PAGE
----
_csv.Error: field larger than field limit (131072) _csv.Error: field larger than field limit (131072) python python

_csv.Error: field larger than field limit (131072)


The csv file might contain very huge fields, therefore increase the field_size_limit:

import sysimport csvcsv.field_size_limit(sys.maxsize)

sys.maxsize works for Python 2.x and 3.x. sys.maxint would only work with Python 2.x (SO: what-is-sys-maxint-in-python-3)

Update

As Geoff pointed out, the code above might result in the following error: OverflowError: Python int too large to convert to C long. To circumvent this, you could use the following quick and dirty code (which should work on every system with Python 2 and Python 3):

import sysimport csvmaxInt = sys.maxsizewhile True:    # decrease the maxInt value by factor 10     # as long as the OverflowError occurs.    try:        csv.field_size_limit(maxInt)        break    except OverflowError:        maxInt = int(maxInt/10)


This could be because your CSV file has embedded single or double quotes. If your CSV file is tab-delimited try opening it as:

c = csv.reader(f, delimiter='\t', quoting=csv.QUOTE_NONE)


.csv field sizes are controlled via [Python 3.Docs]: csv.field_size_limit([new_limit]) (emphasis is mine):

Returns the current maximum field size allowed by the parser. If new_limit is given, this becomes the new limit.

It is set by default to 131072 or 0x20000 (128k), which should be enough for any decent .csv:

>>> import csv>>>>>>>>> limit0 = csv.field_size_limit()>>> limit0131072>>> "0x{0:016X}".format(limit0)'0x0000000000020000'

However, when dealing with a .csv file (with the correct quoting and delimiter) having (at least) one field longer than this size, the error pops up.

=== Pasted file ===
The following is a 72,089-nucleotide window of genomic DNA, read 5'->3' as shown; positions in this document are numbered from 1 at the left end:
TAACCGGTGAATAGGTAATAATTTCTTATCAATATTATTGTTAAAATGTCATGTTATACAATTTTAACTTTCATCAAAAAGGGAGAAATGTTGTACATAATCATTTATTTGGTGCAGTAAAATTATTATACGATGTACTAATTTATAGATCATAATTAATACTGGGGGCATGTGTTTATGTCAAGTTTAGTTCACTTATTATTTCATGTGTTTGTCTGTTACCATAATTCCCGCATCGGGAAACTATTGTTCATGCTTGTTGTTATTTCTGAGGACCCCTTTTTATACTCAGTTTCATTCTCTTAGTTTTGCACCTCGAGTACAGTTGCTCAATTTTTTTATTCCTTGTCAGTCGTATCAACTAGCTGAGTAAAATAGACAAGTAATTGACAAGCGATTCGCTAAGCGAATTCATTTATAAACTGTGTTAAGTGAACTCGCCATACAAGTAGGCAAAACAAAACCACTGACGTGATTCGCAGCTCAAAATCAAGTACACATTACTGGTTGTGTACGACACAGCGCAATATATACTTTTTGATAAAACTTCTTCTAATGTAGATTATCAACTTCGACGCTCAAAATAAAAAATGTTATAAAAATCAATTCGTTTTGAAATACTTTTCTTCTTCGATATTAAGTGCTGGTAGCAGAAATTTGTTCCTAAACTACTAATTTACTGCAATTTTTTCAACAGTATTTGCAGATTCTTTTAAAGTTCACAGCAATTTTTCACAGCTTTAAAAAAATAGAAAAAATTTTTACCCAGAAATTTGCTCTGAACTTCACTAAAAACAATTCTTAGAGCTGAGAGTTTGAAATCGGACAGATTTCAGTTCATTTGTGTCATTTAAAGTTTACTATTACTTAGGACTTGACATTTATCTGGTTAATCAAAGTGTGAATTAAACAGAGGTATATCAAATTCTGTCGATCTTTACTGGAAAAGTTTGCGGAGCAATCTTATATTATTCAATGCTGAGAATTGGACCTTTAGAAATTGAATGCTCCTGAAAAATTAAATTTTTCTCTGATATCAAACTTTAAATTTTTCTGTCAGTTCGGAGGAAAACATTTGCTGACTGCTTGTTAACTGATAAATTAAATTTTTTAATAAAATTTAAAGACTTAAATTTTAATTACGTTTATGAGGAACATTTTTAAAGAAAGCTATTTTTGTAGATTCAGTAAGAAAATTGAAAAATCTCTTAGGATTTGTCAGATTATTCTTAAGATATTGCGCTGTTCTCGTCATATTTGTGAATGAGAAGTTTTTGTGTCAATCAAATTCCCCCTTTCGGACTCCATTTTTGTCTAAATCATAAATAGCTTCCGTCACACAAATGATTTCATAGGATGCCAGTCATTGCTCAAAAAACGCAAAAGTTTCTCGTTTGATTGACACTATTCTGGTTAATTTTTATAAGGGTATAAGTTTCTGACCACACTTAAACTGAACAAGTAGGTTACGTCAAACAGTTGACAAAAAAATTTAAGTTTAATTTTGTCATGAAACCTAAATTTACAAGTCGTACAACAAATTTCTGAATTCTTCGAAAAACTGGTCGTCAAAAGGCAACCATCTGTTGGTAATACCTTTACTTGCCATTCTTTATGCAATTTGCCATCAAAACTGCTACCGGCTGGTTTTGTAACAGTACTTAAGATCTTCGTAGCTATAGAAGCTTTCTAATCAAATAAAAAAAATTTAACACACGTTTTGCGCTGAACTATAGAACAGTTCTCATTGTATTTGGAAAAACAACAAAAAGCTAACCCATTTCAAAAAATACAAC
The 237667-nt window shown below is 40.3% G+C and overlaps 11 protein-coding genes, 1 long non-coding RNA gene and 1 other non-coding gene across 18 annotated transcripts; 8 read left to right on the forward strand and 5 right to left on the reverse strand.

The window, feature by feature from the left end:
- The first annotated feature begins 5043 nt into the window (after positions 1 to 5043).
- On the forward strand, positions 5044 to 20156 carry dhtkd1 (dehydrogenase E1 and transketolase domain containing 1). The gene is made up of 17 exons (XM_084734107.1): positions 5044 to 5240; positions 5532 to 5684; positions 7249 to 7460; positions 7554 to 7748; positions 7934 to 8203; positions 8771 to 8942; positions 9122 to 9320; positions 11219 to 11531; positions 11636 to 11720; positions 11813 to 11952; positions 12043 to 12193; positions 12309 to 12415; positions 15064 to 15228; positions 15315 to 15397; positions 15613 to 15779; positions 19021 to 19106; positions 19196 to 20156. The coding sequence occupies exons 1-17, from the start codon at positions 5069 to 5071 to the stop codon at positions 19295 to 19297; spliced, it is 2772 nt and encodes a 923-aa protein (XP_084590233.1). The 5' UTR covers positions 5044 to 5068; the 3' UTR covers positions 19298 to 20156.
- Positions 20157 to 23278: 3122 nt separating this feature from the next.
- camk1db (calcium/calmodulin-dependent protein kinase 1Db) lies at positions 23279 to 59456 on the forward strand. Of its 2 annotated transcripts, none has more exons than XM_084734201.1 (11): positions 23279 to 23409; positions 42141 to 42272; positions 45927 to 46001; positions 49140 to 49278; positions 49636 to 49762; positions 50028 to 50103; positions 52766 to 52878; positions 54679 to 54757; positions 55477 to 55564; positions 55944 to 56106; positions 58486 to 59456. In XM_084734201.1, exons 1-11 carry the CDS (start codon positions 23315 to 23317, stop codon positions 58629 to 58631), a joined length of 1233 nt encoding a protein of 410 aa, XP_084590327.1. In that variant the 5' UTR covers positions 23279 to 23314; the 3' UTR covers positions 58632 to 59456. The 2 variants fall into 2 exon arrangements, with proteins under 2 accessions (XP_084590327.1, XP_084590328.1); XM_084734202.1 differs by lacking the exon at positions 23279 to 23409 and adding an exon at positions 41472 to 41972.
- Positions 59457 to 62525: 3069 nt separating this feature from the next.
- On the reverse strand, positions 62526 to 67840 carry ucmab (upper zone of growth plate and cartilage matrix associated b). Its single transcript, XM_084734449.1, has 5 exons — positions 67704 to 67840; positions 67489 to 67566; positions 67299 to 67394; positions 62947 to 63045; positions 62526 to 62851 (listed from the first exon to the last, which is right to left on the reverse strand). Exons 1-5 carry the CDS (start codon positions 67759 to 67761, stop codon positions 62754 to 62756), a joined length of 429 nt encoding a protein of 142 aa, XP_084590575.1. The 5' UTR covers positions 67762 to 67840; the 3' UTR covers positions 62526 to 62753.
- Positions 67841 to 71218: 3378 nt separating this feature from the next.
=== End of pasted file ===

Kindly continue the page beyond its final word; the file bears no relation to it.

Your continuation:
To get rid of the error, the size limit should be increased (to avoid any worries, the maximum possible value is attempted).

Behind the scenes (check [GitHub]: python/cpython - (master) cpython/Modules/_csv.c for implementation details), the variable that holds this value is a C long ([Wikipedia]: C data types), whose size varies depending on CPU architecture and OS (ILP). The classical difference: for a 64bit OS (and Python build), the long type size (in bits) is:

  • Nix: 64
  • Win: 32

When attempting to set it, the new value is checked to be in the long boundaries, that's why in some cases another exception pops up (because sys.maxsize is typically 64bit wide - encountered on Win):

>>> import sys, ctypes as ct>>>>>>>>> sys.platform, sys.maxsize, ct.sizeof(ct.c_void_p) * 8, ct.sizeof(ct.c_long) * 8('win32', 9223372036854775807, 64, 32)>>>>>> csv.field_size_limit(sys.maxsize)Traceback (most recent call last):  File "<stdin>", line 1, in <module>OverflowError: Python int too large to convert to C long

To avoid running into this problem, set the (maximum possible) limit (LONG_MAX), using an artifice (thanks to [Python 3.Docs]: ctypes - A foreign function library for Python). It should work on Python 3 and Python 2, on any CPU / OS.

>>> csv.field_size_limit(int(ct.c_ulong(-1).value // 2))131072>>> limit1 = csv.field_size_limit()>>> limit12147483647>>> "0x{0:016X}".format(limit1)'0x000000007FFFFFFF'

64bit Python on a Nix like OS:

>>> import sys, csv, ctypes as ct>>>>>>>>> sys.platform, sys.maxsize, ct.sizeof(ct.c_void_p) * 8, ct.sizeof(ct.c_long) * 8('linux', 9223372036854775807, 64, 64)>>>>>> csv.field_size_limit()131072>>>>>> csv.field_size_limit(int(ct.c_ulong(-1).value // 2))131072>>> limit1 = csv.field_size_limit()>>> limit19223372036854775807>>> "0x{0:016X}".format(limit1)'0x7FFFFFFFFFFFFFFF'

For 32bit Python, things should run smoothly without the artifice (as both sys.maxsize and LONG_MAX are 32bit wide).
If this maximum value is still not enough, then the .csv would need manual intervention in order to be processed from Python.

Check the following resources for more details on:


matomo